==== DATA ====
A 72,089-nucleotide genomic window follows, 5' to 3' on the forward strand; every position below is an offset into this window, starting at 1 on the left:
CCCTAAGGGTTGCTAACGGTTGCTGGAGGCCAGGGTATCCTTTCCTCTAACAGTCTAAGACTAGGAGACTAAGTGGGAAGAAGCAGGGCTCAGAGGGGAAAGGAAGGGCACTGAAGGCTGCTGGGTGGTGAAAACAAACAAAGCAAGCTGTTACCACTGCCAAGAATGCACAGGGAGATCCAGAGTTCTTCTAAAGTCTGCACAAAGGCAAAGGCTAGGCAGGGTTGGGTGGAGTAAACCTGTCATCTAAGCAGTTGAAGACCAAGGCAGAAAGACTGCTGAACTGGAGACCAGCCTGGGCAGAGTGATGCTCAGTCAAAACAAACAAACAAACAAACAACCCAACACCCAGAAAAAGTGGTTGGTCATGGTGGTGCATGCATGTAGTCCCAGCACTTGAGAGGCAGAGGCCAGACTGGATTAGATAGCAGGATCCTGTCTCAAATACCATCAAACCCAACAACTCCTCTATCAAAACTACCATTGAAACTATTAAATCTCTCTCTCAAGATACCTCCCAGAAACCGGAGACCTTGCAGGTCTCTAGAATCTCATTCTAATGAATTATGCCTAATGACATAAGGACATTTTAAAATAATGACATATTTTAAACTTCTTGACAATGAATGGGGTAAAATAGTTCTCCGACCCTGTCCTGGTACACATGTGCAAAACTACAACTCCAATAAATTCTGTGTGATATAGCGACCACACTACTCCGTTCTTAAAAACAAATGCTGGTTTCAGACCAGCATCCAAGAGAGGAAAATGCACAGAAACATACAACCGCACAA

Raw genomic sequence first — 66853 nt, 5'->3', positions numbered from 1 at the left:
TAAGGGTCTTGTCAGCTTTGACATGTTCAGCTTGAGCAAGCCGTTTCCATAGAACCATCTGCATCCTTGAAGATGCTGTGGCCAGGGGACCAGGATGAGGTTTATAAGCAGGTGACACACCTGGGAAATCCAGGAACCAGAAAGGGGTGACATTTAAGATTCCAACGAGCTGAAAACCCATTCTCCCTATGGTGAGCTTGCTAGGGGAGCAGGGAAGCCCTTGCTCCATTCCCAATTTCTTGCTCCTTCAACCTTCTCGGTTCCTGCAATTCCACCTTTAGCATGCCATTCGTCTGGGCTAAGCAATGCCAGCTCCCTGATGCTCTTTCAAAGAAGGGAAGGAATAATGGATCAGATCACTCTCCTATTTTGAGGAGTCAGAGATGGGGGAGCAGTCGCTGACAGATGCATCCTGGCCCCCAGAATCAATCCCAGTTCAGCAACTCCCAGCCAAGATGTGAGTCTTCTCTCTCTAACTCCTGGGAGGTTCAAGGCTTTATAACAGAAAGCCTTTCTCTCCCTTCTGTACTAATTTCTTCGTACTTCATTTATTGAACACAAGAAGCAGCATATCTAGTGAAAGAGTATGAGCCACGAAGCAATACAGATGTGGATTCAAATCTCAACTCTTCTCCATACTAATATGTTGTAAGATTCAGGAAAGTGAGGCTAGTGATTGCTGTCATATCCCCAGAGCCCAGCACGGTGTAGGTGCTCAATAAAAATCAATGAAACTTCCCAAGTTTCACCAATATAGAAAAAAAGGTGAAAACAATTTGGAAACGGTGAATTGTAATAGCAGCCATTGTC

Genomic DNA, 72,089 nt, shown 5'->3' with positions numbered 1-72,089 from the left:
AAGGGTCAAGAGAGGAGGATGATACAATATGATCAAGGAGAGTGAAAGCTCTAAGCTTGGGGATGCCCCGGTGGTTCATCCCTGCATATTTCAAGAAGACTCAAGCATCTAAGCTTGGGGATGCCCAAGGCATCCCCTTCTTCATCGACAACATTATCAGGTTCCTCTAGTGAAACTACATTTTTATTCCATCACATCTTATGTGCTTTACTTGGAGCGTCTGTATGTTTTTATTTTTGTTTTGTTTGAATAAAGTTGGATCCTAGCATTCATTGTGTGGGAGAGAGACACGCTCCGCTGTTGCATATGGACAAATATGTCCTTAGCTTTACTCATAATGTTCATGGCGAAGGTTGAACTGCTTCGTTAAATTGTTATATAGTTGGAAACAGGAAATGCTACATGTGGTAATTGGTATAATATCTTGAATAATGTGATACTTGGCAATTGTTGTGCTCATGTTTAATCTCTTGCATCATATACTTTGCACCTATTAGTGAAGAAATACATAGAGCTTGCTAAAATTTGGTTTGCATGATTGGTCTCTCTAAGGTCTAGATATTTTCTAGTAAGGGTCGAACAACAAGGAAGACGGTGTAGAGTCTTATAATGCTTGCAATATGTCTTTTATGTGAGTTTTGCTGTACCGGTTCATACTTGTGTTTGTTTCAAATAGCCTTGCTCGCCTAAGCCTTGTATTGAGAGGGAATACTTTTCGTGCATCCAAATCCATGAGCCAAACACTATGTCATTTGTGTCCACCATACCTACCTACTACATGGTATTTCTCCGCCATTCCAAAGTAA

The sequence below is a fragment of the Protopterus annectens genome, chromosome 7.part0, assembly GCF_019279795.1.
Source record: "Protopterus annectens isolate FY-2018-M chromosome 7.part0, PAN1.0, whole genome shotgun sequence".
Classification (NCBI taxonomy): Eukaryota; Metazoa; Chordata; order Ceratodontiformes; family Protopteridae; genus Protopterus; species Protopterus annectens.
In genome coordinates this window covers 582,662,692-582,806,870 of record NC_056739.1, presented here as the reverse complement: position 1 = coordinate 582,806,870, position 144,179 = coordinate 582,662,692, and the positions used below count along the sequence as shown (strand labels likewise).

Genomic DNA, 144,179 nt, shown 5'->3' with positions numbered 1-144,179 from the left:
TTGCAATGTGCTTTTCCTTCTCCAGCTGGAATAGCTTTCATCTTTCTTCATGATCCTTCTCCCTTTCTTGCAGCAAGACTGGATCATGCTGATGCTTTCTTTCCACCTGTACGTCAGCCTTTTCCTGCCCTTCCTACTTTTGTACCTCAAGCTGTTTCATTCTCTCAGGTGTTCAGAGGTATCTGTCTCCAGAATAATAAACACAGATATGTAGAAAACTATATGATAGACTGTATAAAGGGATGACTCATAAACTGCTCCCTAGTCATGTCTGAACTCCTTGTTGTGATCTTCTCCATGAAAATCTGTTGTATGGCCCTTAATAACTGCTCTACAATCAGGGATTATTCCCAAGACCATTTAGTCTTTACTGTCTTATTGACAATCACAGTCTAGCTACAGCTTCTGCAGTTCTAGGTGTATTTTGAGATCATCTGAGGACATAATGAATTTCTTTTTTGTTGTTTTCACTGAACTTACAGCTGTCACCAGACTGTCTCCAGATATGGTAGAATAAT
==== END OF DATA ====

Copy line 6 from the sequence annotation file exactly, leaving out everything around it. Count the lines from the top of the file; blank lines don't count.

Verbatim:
AAGGGTCAAGAGAGGAGGATGATACAATATGATCAAGGAGAGTGAAAGCTCTAAGCTTGGGGATGCCCCGGTGGTTCATCCCTGCATATTTCAAGAAGACTCAAGCATCTAAGCTTGGGGATGCCCAAGGCATCCCCTTCTTCATCGACAACATTATCAGGTTCCTCTAGTGAAACTACATTTTTATTCCATCACATCTTATGTGCTTTACTTGGAGCGTCTGTATGTTTTTATTTTTGTTTTGTTTGAATAAAGTTGGATCCTAGCATTCATTGTGTGGGAGAGAGACACGCTCCGCTGTTGCATATGGACAAATATGTCCTTAGCTTTACTCATAATGTTCATGGCGAAGGTTGAACTGCTTCGTTAAATTGTTATATAGTTGGAAACAGGAAATGCTACATGTGGTAATTGGTATAATATCTTGAATAATGTGATACTTGGCAATTGTTGTGCTCATGTTTAATCTCTTGCATCATATACTTTGCACCTATTAGTGAAGAAATACATAGAGCTTGCTAAAATTTGGTTTGCATGATTGGTCTCTCTAAGGTCTAGATATTTTCTAGTAAGGGTCGAACAACAAGGAAGACGGTGTAGAGTCTTATAATGCTTGCAATATGTCTTTTATGTGAGTTTTGCTGTACCGGTTCATACTTGTGTTTGTTTCAAATAGCCTTGCTCGCCTAAGCCTTGTATTGAGAGGGAATACTTTTCGTGCATCCAAATCCATGAGCCAAACACTATGTCATTTGTGTCCACCATACCTACCTACTACATGGTATTTCTCCGCCATTCCAAAGTAA